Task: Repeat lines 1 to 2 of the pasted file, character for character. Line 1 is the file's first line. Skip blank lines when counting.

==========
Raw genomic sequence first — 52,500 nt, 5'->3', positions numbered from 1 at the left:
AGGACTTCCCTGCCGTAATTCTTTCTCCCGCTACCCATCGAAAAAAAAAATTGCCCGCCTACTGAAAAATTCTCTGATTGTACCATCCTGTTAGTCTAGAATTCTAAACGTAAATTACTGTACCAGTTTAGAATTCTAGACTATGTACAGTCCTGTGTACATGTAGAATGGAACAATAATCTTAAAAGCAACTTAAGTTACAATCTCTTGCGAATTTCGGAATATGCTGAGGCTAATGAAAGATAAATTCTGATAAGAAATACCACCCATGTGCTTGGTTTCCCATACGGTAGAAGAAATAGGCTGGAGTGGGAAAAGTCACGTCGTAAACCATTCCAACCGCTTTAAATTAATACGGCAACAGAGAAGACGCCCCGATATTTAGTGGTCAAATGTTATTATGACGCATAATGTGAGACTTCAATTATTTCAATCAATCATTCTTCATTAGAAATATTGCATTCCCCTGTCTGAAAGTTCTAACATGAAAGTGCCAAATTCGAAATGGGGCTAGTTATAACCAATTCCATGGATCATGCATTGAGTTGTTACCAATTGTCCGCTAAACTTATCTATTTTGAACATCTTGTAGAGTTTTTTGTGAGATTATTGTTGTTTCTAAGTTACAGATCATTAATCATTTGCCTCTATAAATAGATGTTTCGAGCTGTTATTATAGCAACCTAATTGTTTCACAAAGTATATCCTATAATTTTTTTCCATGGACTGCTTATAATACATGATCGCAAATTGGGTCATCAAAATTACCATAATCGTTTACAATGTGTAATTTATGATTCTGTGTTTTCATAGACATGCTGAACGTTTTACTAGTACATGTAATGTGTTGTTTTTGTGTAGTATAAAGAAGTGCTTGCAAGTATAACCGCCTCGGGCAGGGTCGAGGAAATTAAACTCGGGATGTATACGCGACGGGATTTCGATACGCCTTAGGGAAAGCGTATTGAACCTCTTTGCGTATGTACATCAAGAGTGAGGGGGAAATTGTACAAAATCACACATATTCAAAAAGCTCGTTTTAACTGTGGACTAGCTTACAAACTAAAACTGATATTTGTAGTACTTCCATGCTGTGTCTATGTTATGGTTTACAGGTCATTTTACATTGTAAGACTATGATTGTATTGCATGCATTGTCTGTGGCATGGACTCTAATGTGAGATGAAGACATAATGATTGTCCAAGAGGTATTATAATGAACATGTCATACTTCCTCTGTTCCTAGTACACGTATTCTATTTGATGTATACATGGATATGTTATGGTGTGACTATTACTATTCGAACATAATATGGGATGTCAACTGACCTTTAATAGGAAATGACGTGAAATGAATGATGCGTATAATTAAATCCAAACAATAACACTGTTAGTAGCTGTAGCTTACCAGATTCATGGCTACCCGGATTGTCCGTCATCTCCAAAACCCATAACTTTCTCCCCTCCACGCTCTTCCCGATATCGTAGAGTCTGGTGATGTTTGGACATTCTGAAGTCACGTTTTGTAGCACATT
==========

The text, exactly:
Raw genomic sequence first — 52,500 nt, 5'->3', positions numbered from 1 at the left:
AGGACTTCCCTGCCGTAATTCTTTCTCCCGCTACCCATCGAAAAAAAAAATTGCCCGCCTACTGAAAAATTCTCTGATTGTACCATCCTGTTAGTCTAGAATTCTAAACGTAAATTACTGTACCAGTTTAGAATTCTAGACTATGTACAGTCCTGTGTACATGTAGAATGGAACAATAATCTTAAAAGCAACTTAAGTTACAATCTCTTGCGAATTTCGGAATATGCTGAGGCTAATGAAAGATAAATTCTGATAAGAAATACCACCCATGTGCTTGGTTTCCCATACGGTAGAAGAAATAGGCTGGAGTGGGAAAAGTCACGTCGTAAACCATTCCAACCGCTTTAAATTAATACGGCAACAGAGAAGACGCCCCGATATTTAGTGGTCAAATGTTATTATGACGCATAATGTGAGACTTCAATTATTTCAATCAATCATTCTTCATTAGAAATATTGCATTCCCCTGTCTGAAAGTTCTAACATGAAAGTGCCAAATTCGAAATGGGGCTAGTTATAACCAATTCCATGGATCATGCATTGAGTTGTTACCAATTGTCCGCTAAACTTATCTATTTTGAACATCTTGTAGAGTTTTTTGTGAGATTATTGTTGTTTCTAAGTTACAGATCATTAATCATTTGCCTCTATAAATAGATGTTTCGAGCTGTTATTATAGCAACCTAATTGTTTCACAAAGTATATCCTATAATTTTTTTCCATGGACTGCTTATAATACATGATCGCAAATTGGGTCATCAAAATTACCATAATCGTTTACAATGTGTAATTTATGATTCTGTGTTTTCATAGACATGCTGAACGTTTTACTAGTACATGTAATGTGTTGTTTTTGTGTAGTATAAAGAAGTGCTTGCAAGTATAACCGCCTCGGGCAGGGTCGAGGAAATTAAACTCGGGATGTATACGCGACGGGATTTCGATACGCCTTAGGGAAAGCGTATTGAACCTCTTTGCGTATGTACATCAAGAGTGAGGGGGAAATTGTACAAAATCACACATATTCAAAAAGCTCGTTTTAACTGTGGACTAGCTTACAAACTAAAACTGATATTTGTAGTACTTCCATGCTGTGTCTATGTTATGGTTTACAGGTCATTTTACATTGTAAGACTATGATTGTATTGCATGCATTGTCTGTGGCATGGACTCTAATGTGAGATGAAGACATAATGATTGTCCAAGAGGTATTATAATGAACATGTCATACTTCCTCTGTTCCTAGTACACGTATTCTATTTGATGTATACATGGATATGTTATGGTGTGACTATTACTATTCGAACATAATATGGGATGTCAACTGACCTTTAATAGGAAATGACGTGAAATGAATGATGCGTATAATTAAATCCAAACAATAACACTGTTAGTAGCTGTAGCTTACCAGATTCATGGCTACCCGGATTGTCCGTCATCTCCAAAACCCATAACTTTCTCCCCTCCACGCTCTTCCCGATATCGTAGAGTCTGGTGATGTTTGGACATTCTGAAGTCACGTTTTGTAGCACATT